Western Canadian natural gas suppliers expect to keep on losing sales to rival U.S. merchants in Ontario, Quebec and the northeastern United States.
The delivered cost of gas from Alberta and British Columbia (BC) in eastern markets exceeds Pennsylvania and Ohio Marcellus shale output by 17-34%, according to data circulated by the Canadian Association of Petroleum Producers (CAPP).
As of mid-2015, supplies collected by TransCanada Corp.'s Alberta and BC grid, Nova Gas Transmission Ltd., and shipped via its national Mainline to the nation's biggest distributor, Enbridge Gas in eastern Ontario, was C$6.19/gigajoule (GJ) (US$4.87/MMBtu).
Competing Marcellus gas, currently entering the region via the Dawn storage and trading hub in southwestern Ontario, cost C$4.62/GJ (US$3.64/MMBtu). U.S. shale supplies forecast to start arriving within two years via the Rover and Nexus pipeline projects are projected to cost C$5.04-5.27/GJ (US$3.97-4.15/MMBtu).
CAPP compiled the scorecard from an Enbridge outlook report to the Ontario Energy Board. The trade association presented the comparison to an Alberta government royalty review panel. It was a warning against expecting a revival of provincial gas revenues any time soon.
On the eastern side of North America CAPP said, "It is clear that transporting western Canadian gas via the TCPL [TransCanada Pipeline] Mainline is by far the least competitive option for serving this market.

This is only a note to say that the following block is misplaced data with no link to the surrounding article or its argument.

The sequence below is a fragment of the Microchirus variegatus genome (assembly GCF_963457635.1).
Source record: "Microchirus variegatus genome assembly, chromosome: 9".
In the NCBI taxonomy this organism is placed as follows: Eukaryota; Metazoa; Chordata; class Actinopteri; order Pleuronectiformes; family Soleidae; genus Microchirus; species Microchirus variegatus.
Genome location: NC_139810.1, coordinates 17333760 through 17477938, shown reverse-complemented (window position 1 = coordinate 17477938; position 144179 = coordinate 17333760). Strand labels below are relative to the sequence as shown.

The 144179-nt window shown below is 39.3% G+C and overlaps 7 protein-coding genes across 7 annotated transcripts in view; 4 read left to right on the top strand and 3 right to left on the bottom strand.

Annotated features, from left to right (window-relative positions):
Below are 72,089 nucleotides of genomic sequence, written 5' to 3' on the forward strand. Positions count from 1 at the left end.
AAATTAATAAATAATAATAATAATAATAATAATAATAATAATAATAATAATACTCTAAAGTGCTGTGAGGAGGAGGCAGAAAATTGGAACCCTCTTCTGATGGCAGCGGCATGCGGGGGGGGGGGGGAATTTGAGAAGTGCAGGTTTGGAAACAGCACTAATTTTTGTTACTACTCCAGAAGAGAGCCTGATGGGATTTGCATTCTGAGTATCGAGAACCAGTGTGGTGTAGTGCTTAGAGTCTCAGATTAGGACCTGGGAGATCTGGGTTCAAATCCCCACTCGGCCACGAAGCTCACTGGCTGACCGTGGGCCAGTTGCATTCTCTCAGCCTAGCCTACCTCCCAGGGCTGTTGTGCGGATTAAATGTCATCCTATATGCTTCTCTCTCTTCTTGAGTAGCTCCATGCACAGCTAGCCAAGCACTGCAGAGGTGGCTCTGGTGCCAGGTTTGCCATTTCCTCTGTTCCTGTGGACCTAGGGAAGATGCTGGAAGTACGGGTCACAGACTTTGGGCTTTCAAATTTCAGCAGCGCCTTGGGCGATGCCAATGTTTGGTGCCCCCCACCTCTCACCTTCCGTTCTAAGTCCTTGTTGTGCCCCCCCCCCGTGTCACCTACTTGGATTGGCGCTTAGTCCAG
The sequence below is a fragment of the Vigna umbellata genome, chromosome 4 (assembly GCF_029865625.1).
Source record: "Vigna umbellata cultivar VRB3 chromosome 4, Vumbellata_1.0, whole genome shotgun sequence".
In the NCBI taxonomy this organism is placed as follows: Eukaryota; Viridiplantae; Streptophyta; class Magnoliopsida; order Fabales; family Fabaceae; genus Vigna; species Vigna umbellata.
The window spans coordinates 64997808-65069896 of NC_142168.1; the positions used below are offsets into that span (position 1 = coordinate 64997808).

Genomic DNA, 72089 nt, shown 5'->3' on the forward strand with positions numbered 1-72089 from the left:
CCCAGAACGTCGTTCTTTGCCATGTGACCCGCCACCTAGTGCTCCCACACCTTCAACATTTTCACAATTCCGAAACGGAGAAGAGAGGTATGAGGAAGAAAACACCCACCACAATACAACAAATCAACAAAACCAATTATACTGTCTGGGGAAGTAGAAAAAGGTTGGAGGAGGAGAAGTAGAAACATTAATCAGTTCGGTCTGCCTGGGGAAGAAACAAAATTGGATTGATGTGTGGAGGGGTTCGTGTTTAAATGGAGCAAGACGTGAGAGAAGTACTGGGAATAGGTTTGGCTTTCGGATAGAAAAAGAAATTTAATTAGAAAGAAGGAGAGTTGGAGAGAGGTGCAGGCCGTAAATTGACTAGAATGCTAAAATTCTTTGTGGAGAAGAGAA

"The competitive disadvantage of western Canadian gas as a result of its relative geographical remoteness [more than 2,000 miles away from eastern markets] is being keenly felt today. Growing U.S. shale gas production has displaced Canadian gas from the U.S. markets it traditionally served in the Northeast and Midwest.”
The rivalry will expand as the U.S. shale revolution generates new pipelines, predicted the trade association. "U.S. natural gas production growth has shown little sign of abating and the competition faced by producers operating in Alberta likely will only increase as pipeline developments allow Marcellus gas to serve continental markets located further west."
In combination with accelerating migration of western Canadian supply development into rich shale regions of northern BC, the trade trend has been especially hard on Alberta as a national and international mainstay since the birth of the modern industry in the 1950s.
"As exports to the U.S. have declined, western Canadian natural gas production, particularly Alberta production, has declined in lockstep with this loss of export market. Alberta marketable gas production declined from 13 Bcf/d in 2007 to 10 Bcf/d in 2014, representing a decline of 23%," CAPP said.
A revised Alberta government budget, presented this week by the New Democratic Party regime that wrested power away from the Conservatives in the May election, acknowledged the dethronement of gas as the former top provincial revenue source.
Since peaking in the fiscal year of April 2005 through March 2006 at C$8.3 billion (US$6.2 billion), gas royalties have shriveled by 95% to C$343 million (US$257 million) forecast for 2015-2016. The new budget predicts the current fiscal year average for the Alberta Reference Price, a monthly weighted calculation of sales to all markets done for royalty purposes, will be C$2.60/GJ (US$2.05/MMBtu) -- down by C$0.90/GJ (US$0.71/MMBtu) or 26% from C$3.50/GJ (US$2.76/MMBtu) last fiscal year.
The only demand growth in sight for Alberta gas is slow but steady increases by northern thermal oilsands extraction projects, which continue to raise production as work continues on most new plants or expansions begun before the 2014-2015 energy commodity price drop.
The new provincial budget predicts gas will take until fiscal 2017-2018 to make even a partial comeback, with the Alberta Reference Price improving to C$3.20/GJ (US$2.55/GJ).